One in which we stop stealing from the future for short term gains but rather give to the present for the sake of the future.

It is not nearly enough to ask that those in positions of power act with compassion. We too must do so. As Gandhi said, “be the change you wish to see in the world.” and he spoke of wanting the British to be forced to leave India, but to do so as friends.

To effectively activate for human rights and environmental justice, we too need to come from a place of heart ourselves. Not only as Martin Luther King said, is love the only force capable of transforming an enemy into a friend, we also need to transform ourselves if there is to be a global shift in consciousness, one that moves us from a life destroying society to a life sustaining way.

For all the good work we might do for global justice, unless there is a fundamental shift in values and beliefs across the board, including ourselves, there will be no glue to hold together all our good efforts.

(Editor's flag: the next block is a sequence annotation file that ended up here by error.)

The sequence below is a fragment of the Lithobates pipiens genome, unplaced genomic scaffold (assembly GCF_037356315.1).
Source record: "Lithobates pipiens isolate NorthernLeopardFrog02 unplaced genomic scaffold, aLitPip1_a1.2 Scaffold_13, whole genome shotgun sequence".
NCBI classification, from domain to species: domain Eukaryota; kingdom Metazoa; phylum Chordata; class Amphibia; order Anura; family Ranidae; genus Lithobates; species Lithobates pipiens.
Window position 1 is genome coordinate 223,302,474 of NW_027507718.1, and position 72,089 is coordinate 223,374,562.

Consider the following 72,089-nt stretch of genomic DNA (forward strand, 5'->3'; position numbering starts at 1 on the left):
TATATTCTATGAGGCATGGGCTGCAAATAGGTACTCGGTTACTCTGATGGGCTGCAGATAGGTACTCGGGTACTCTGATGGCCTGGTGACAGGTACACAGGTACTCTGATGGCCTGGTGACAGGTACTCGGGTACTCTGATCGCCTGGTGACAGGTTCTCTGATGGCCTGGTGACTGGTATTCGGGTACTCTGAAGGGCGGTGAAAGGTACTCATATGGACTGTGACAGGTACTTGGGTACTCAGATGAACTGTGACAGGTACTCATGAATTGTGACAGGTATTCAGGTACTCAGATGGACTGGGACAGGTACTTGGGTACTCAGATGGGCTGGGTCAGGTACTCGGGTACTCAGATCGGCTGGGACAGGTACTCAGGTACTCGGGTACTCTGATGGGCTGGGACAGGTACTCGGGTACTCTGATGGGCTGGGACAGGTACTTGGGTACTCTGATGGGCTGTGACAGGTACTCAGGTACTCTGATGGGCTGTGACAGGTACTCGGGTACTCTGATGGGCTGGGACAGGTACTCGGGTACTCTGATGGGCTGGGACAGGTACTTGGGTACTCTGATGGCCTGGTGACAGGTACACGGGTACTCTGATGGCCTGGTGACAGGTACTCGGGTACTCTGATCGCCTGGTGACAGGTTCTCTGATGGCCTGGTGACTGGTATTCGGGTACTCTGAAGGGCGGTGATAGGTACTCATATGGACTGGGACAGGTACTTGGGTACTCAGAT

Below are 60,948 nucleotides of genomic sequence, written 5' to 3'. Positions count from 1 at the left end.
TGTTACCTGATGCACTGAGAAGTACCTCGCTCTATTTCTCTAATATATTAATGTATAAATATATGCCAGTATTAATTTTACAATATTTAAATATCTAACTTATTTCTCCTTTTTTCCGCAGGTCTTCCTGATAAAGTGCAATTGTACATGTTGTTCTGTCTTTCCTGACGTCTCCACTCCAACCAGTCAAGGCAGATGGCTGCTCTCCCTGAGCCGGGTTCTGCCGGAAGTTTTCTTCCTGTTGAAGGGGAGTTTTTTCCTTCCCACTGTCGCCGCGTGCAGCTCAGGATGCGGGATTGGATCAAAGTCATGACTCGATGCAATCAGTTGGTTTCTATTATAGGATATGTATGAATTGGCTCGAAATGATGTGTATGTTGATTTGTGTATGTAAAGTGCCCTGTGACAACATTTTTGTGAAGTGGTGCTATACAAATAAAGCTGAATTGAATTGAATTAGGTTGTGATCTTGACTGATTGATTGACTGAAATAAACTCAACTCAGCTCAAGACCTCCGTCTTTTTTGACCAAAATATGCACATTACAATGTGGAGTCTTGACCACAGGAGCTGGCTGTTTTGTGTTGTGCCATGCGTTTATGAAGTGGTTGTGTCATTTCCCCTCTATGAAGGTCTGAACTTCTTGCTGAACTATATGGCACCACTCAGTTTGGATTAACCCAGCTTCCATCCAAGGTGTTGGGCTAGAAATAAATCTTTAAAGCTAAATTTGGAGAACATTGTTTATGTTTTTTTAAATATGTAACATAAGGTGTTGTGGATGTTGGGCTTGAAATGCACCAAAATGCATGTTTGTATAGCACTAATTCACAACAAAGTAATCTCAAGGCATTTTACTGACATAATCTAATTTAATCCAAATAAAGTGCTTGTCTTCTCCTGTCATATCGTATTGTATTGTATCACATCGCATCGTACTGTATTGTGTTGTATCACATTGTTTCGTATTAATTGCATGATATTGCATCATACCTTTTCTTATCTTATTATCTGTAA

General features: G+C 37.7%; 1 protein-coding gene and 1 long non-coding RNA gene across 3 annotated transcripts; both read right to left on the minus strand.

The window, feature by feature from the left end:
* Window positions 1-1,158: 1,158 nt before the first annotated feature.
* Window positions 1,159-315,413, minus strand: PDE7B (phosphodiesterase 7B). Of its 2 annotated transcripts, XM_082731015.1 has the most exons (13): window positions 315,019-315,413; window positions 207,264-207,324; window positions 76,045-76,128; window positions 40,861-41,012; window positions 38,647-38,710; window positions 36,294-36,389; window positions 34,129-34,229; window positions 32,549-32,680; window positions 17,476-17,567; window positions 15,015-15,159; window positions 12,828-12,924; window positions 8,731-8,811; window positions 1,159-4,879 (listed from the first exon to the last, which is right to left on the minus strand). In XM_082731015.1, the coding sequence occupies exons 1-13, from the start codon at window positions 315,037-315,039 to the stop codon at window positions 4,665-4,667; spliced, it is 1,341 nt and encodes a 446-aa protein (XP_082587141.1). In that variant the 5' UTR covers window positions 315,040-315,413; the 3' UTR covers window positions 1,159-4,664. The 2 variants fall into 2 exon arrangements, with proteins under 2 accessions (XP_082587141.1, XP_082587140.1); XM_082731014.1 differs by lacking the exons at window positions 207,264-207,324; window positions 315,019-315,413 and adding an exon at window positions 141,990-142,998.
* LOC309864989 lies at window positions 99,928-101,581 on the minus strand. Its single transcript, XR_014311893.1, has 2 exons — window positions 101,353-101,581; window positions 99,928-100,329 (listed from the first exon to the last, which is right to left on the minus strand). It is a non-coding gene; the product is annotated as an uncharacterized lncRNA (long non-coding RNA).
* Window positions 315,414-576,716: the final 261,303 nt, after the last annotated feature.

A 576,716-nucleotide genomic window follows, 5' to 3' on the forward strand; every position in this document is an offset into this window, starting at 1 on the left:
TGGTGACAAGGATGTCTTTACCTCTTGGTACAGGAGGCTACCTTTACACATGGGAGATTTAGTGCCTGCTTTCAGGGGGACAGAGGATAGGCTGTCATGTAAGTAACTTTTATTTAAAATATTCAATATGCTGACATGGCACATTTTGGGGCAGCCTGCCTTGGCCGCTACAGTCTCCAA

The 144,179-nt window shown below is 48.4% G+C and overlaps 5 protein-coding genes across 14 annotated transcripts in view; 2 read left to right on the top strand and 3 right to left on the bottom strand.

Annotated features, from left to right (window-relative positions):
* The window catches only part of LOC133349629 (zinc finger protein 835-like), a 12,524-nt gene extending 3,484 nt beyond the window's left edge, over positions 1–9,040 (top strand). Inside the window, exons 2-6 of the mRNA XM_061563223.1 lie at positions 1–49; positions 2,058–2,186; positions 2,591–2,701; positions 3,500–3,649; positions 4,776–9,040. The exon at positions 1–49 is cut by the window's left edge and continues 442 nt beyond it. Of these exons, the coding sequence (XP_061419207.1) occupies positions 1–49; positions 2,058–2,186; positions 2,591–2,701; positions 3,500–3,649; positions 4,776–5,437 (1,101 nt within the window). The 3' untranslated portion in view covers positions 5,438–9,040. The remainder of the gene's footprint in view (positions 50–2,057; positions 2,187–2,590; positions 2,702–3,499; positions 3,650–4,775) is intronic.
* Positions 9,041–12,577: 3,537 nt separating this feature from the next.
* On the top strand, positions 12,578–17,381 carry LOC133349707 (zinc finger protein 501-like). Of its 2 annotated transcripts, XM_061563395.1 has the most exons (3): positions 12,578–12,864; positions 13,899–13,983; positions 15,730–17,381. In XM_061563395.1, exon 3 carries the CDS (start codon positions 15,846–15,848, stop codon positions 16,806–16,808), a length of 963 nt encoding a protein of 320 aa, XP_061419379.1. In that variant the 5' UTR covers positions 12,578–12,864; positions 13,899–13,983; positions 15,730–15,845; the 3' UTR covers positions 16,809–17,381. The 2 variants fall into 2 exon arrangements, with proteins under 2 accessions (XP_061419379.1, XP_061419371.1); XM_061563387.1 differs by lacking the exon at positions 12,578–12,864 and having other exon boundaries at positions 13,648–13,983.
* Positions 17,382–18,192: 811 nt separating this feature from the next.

Practicing compassion towards ourselves and each other is often not so easy. Afterall, we too are deeply embedded in these very same social, political and economic structures that are systemically violent, where our every move -- driving cars, turning on the computer, drinking a cup of coffee -- is implicated in the exploitation of land and water, indigenous peoples and local communities. We too are living in the contemporary War Machine.

Sometimes, we push and prod at ourselves to do this and to do that and then feel guilty or anxious if we don’t follow our own directives. These acts of self-flagellation are far from compassionate.

Thomas Merton, Christian mystic writing in the 1960’s, said

"There is a pervasive form of contemporary violence to which the idealist fighting for peace by non-violent methods most easily succumbs: activism and overwork. The rush and pressure of modern life are a form, perhaps the most common form, of its innate violence. To allow oneself to be carried away by a multitude of conflicting concerns, to surrender to too many demands, to commit oneself to too many projects, to want to help everyone in every thing is to succumb to violence. The frenzy of the activist neutralizes his/her work for peace. It destroys the fruitfulness of his/her own work, because it kills the root of inner wisdom which makes work fruitful."